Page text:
Type 2 diabetes is a chronic metabolic condition which occurs when our body either gradually loses the capacity to produce enough insulin, or it becomes resistant to the normal effects of insulin. In Australia, approximately 1 million have been diagnosed with Type 2 diabetes and it is more prevalent in men than in women 1. As there is currently no cure for diabetes, blood glucose is managed through medication, diet, exercise or a combination of these.
So how does a ketogenic diet help in managing diabetes? As I wrote last week, the keto diet can be very effective in reducing weight plus it can also be effective in lowering blood glucose levels. The diet helps to lower the body’s demand for insulin, as lower carbohydrate intake requires less insulin resulting in fewer blood sugar spikes. On a keto diet, our blood glucose is kept at a low but healthy level, which in turn encourages our body to breakdown body fat into a fuel source known as ketones. Ketone bodies produced from burning fat for fuel have been shown to have potent weight loss effects, helping lower blood glucose levels and reducing reliance on diabetes medication.
Whilst many health care providers aren’t comfortable in recommending keto diet for people with diabetes, there’s a substantial body of research indicating that it can help with weight loss, reduce the need for medication, and even lower A1C (blood test that reflects blood glucose levels over the past 2-3 months) into the non-diabetes range.
In one study conducted in 2005 with the objective of evaluating the effects of a low-carbohydrate, ketogenic diet (LCKD) in 28 overweight and obese patients with type 2 diabetes over 16 weeks, it was concluded that LCKD improved glycaemic control in patients to the point that the diabetes medications were discontinued or reduced in most participants 2.
Another finding from a one-year randomised control study with obese Type 2 diabetes volunteers was published in the American Journal of Nutrition in 2015. This study compared a <50 gram carbohydrate, 58% fat diet with a 53% carbohydrate, 30% fat diet in managing Type 2 diabetes. The study concluded that the ketogenic diet resulted in greater improvement in cholesterol and blood sugar stability (vs. fluctuations), plus a reduction in diabetes medication, supporting its use as an effective strategy for the optimisation of Type 2 diabetes management 3.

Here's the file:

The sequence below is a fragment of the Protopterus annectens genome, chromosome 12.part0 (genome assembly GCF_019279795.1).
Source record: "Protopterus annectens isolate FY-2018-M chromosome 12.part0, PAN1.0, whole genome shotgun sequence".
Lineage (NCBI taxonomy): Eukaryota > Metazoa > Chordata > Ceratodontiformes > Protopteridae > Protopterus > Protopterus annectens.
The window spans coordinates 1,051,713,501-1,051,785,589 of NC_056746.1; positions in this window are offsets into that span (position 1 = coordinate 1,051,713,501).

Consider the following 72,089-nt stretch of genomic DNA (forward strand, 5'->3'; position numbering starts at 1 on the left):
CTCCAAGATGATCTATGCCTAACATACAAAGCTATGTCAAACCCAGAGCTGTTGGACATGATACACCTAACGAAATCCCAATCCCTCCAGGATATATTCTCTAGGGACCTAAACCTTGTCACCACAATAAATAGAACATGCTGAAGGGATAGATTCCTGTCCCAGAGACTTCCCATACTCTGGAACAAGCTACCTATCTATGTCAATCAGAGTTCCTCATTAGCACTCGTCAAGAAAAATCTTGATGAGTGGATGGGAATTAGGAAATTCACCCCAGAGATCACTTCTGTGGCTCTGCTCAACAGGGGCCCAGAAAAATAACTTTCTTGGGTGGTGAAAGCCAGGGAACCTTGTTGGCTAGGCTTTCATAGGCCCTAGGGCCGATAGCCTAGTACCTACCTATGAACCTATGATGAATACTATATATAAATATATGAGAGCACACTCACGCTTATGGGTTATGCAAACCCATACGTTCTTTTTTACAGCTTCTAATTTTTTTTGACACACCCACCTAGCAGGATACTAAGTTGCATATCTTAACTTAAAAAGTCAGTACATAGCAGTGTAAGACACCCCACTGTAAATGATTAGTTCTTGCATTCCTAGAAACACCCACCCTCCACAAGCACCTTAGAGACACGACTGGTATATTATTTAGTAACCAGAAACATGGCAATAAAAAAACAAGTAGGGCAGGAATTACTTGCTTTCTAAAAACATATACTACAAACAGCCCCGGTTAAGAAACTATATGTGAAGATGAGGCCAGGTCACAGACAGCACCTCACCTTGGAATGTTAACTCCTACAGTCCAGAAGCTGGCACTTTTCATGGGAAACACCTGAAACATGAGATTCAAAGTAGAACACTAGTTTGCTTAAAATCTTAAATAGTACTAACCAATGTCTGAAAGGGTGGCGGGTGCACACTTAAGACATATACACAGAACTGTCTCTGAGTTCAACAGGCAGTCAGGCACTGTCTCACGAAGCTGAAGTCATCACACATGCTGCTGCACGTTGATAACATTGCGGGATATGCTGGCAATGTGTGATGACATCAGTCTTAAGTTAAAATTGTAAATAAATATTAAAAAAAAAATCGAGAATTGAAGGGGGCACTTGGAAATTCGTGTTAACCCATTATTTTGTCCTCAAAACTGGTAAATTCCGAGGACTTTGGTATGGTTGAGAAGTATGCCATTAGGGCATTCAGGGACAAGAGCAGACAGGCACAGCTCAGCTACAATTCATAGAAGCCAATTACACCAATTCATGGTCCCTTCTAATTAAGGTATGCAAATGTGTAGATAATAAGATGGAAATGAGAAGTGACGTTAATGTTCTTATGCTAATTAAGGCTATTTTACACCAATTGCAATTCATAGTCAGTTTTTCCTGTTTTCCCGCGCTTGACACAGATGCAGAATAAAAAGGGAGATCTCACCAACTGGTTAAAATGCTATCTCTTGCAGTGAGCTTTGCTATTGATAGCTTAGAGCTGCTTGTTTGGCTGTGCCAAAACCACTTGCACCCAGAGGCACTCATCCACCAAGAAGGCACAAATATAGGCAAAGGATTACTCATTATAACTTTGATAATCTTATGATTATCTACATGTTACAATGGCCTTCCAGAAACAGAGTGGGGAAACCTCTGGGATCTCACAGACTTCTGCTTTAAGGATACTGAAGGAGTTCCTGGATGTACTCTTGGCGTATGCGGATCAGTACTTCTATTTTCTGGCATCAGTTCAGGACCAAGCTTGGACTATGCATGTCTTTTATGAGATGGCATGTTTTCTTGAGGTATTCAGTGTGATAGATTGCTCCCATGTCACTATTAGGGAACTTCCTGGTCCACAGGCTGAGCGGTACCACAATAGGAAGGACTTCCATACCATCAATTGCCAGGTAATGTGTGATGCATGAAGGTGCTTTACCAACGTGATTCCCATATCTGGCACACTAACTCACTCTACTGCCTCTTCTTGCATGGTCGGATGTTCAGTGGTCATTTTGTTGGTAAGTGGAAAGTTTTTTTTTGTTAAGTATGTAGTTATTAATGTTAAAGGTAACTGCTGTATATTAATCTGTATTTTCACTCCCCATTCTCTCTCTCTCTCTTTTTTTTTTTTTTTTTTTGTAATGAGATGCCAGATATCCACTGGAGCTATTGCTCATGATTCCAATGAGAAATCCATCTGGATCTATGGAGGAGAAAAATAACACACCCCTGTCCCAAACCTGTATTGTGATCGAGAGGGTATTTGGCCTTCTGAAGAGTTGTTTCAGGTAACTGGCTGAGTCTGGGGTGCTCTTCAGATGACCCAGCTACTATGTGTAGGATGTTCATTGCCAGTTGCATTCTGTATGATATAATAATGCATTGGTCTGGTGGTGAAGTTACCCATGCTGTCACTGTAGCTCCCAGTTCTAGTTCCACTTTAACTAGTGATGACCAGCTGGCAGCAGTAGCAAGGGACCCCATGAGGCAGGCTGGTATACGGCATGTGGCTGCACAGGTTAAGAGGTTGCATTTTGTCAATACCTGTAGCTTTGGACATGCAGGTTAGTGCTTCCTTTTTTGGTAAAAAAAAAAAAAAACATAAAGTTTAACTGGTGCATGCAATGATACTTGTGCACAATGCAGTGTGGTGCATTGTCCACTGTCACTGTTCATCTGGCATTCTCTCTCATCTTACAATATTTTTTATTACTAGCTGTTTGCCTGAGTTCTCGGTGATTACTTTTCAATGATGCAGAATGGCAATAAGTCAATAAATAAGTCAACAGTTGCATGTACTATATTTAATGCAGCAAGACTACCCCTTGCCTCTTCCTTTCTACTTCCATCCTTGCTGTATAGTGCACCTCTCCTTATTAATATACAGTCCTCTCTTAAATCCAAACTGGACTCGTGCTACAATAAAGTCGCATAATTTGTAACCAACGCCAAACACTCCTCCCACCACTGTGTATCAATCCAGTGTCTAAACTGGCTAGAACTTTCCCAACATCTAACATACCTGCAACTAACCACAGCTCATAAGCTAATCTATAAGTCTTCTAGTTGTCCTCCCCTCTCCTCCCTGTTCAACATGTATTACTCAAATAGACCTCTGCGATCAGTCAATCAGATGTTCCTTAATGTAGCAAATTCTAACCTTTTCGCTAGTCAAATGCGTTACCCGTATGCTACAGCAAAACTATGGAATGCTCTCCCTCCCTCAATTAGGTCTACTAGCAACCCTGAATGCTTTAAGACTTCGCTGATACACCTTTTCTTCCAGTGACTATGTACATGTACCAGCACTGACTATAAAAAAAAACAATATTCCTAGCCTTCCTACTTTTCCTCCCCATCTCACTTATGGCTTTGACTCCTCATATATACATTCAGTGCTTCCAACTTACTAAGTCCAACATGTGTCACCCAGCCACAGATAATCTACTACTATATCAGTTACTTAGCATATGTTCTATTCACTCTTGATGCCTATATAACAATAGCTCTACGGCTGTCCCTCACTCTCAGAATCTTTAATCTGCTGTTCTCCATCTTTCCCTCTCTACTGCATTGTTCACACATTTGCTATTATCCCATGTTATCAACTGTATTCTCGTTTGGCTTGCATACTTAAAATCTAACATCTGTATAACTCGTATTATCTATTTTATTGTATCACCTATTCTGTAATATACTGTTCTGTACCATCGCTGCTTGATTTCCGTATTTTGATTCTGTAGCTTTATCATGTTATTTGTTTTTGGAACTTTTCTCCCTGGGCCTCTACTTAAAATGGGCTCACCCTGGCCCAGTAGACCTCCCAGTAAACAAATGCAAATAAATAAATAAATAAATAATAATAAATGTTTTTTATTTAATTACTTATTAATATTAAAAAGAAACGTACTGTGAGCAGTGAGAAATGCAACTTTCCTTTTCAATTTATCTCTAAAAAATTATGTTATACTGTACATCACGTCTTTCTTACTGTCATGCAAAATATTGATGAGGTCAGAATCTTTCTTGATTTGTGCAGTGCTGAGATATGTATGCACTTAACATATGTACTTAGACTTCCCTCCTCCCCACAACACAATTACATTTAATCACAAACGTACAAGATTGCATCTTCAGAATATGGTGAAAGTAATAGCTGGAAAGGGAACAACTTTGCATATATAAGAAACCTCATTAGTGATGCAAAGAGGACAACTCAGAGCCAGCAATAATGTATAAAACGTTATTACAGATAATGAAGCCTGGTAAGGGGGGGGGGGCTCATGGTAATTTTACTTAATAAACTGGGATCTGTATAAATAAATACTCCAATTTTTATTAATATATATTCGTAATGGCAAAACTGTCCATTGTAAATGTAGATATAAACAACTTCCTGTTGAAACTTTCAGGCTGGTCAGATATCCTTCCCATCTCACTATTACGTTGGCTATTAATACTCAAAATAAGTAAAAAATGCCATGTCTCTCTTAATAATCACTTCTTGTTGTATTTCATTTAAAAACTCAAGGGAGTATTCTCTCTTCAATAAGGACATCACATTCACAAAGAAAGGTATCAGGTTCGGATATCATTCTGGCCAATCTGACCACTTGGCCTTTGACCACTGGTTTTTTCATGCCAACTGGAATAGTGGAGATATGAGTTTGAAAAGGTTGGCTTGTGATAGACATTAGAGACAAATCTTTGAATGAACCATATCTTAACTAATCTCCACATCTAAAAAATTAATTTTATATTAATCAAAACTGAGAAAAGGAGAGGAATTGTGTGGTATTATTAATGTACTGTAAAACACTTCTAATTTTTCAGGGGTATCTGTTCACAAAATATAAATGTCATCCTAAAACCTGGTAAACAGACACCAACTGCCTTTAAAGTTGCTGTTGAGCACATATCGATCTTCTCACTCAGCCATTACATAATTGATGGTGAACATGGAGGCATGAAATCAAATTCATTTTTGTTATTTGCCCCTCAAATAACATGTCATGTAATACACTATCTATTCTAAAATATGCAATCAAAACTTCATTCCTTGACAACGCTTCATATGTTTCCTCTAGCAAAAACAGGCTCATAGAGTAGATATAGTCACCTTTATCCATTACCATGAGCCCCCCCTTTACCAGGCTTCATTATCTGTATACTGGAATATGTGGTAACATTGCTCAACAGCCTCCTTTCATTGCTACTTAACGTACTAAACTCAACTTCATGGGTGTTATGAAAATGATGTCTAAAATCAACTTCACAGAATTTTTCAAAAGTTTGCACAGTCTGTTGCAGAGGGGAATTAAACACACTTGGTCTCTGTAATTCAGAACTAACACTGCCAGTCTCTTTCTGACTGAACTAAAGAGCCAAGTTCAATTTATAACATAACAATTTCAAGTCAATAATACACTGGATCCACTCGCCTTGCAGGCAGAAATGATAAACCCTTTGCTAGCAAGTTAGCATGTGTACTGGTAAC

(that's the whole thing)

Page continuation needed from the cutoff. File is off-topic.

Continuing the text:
However, it’s important to note because the keto diet can be very effective at lowering blood glucose, patients on diabetes medication who use this diet should be under close medical supervision or capable of adjusting their medication. It is also important to consult your doctor before considering following the diet as precautions may need to be taken before starting.
As I have mentioned previously, our Clinical Nutritionist Sofia Keady is now practicing in our clinic, specialising in the Keto Diet. If you wish to undertake the Keto Diet for treating Type 2 Diabetes, I suggest you call to have a chat with Sofia on the shop floor or call to make an appointment.
You can also call in to see Bev and the team at Go Vita, Your Health Shop in North Street, Batemans Bay or phone us on 44729737. Don’t forget to tune to Bev and Marianne on 2EC every Wednesday at 12.30pm for Go Get Healthy.
Shaw, Jonathan & Tanamas, S. (2012). Diabetes: the silent pandemic and its impact on Australia. Baker IDI Heart and Diabetes Institute. Retrieved from https://www.diabetesaustralia.com.au
Yancy, W., Foy, M., Chalecki, A., Vernon, M., & Westman, E. (2005). A low-carbohydrate, ketogenic diet to treat type 2 diabetes. Nutrition and metabolism (London). Retrieved from https://www.ncbi.nlm.nih.gov
Tay, J., Luscombe-Marsh, N., Thompson, C., Noakes, M., Buckley, J., Wittert, G., Yancy, W., & Brinkworth, G. (2015). Comparison of low-and high-carbohydrate diets for type 2 diabetes management: a randomised trial. American Journal of Clinical Nutrition. Retrieved from https://www.ncbi.nlm.nih.gov